Maju said...

In regards to R1b, I have already discussed that a Neolithic scenario is plainly impossible because there is only one star-like explosion and this took place in West or Central Europe (R1b1b2a1) and not West Asia (R1b1b2* and R1b1b2*) nor the Balcans (too rare).

Also it's plainly absurd that this lineage became overwhelmingly dominant not in one but several unrelated Far West populations known precisely for their relative isolation.

The Neolithic flows must therefore be associated to other Y-DNA lineages such as E1b1b1, J2b, G2a, T and such.

"We don't know where the Basques originated, but recent evidence suggests the Western Caucusus ultimately, and proximately from Western France or Aquitane in particular. So your claims about Catalyuna don't have much bearing on this question".

Let's see: the Western Caucasus thing seems to be plainly wrong but the Aquitaine one is surely correct. But I'm not talking about "origin of Basques" but about Neolithic inflows.

And, archaeologically speaking, the Neolithic inflows into both Aquitaine and the Basque Country came essentially from the area of Paisos Catalans (along the Ebro river) and Languedoc (along the Garonne river) which is the Catalan area roughly speaking. So if something is higher among Basques than Catalans (and their close cousins: Valencians and Languedocines), then it's most likely not Neolithic. (Notice that this not means that the opposite is true automatically because Catalan Neolithic shows low colonization index in the archaeological record, just as most Cardium Pottery does, just that has infinitely better chances to be correct).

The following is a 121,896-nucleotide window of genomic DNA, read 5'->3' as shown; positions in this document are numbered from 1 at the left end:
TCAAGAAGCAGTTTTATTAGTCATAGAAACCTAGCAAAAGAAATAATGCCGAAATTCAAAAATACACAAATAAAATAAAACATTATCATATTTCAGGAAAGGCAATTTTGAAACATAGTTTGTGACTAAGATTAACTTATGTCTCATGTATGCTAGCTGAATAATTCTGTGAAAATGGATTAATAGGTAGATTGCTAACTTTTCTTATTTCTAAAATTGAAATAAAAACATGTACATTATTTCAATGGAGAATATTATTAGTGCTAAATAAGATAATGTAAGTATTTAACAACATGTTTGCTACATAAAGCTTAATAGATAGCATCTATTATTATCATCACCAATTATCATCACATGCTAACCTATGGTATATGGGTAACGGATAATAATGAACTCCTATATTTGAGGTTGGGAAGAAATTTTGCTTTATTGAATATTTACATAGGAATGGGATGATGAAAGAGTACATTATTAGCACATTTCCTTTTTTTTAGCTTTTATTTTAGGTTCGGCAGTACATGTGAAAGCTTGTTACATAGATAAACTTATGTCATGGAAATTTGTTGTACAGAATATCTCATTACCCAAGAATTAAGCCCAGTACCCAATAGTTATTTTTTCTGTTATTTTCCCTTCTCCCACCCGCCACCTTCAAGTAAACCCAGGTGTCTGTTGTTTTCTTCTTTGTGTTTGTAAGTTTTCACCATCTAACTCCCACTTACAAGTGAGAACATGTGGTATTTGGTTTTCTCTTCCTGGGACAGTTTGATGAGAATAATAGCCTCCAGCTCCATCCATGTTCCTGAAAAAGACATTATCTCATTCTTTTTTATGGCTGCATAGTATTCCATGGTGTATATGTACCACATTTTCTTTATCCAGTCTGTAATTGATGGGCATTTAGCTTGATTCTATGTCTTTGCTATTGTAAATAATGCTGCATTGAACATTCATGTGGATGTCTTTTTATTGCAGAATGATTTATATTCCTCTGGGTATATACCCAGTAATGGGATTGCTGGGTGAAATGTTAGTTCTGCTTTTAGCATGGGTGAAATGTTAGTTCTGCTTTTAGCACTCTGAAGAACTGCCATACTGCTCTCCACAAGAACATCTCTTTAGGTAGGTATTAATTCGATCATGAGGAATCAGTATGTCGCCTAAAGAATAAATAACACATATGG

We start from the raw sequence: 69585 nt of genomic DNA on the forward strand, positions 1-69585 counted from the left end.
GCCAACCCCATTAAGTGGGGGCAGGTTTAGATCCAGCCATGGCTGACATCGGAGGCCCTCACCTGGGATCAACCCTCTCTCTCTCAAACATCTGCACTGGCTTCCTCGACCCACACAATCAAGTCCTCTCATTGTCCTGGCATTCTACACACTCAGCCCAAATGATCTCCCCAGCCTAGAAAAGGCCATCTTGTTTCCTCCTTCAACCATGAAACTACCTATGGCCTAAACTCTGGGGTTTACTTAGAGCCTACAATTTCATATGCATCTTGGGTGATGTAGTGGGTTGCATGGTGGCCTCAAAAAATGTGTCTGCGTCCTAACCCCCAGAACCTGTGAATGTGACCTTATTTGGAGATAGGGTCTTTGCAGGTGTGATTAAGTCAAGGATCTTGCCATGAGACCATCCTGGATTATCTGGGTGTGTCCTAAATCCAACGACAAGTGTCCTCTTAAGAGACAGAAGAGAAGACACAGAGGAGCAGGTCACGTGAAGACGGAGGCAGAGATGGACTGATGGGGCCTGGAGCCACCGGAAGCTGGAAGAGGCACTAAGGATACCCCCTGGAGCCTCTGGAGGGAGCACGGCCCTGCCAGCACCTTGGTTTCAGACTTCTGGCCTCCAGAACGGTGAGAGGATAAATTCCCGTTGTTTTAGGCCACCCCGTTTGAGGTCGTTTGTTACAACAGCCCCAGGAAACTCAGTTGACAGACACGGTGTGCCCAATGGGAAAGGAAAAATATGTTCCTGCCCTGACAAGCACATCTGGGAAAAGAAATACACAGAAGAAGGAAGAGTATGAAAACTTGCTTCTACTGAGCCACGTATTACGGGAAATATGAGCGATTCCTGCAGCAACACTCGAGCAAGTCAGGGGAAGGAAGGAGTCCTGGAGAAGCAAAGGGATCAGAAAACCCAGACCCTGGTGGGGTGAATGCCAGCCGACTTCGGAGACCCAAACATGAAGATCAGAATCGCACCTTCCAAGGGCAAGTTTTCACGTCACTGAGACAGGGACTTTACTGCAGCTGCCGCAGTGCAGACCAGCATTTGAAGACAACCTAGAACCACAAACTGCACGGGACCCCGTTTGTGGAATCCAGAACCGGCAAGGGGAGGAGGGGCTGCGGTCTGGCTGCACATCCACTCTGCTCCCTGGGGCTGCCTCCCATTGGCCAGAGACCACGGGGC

eurologist said...

Maju: The pattern seems (to my eyes) similar to other markers with a South Asian origin and greater frequencies in West Eurasia, so I'd say that it's spread seems to belong to the colonization of West Eurasia from South Asia some 50-40 Ka ago.

Makes sense to me - the distribution looks very archaic. Hard to tell though where and when the mutation arose: it could have been carried as a rare incidence by a member of the early migrations into Europe, or perhaps could have arisen there very early on. The frequency is very low east of the Black Sea (low enough to be imported there during IE/historic back migrations), so it seems clear that if this mutation already existed in south or west Asia, it would have had to be extremely rare as to basically die out.

eurologist said...

Another thing I would like to add is that these types of studies will eventually falsify replacement theories. If it can be shown that such mutations are old, and if they follow patterns like this one, where we basically see a diffusion, and no sign of any of the known, characteristic migrations (and yes, I know, the figure is misleading because it has way too much resolution considering the paucity of data points) - then replacement rarely happens.

I find the eastern front of this mutation particularly intriguing: it seems to indicate that some genetic gradient was maintained in R1a and much later proto-slavic populations forever. Sure, there was continuous mitigating inflow from the East, but fact is that the high Balkan/ Southeastern European rate comes to a full stop, here - in total contradiction to IE and Slavic expansion theories....

Maju said...

Why do you make any association of this marker with Y-DNA, Eurologist? Y-DNA lineages are in most cases probably correlated with only a rather small fraction of the overall genetic pool. At least that seems to be the case in most populations.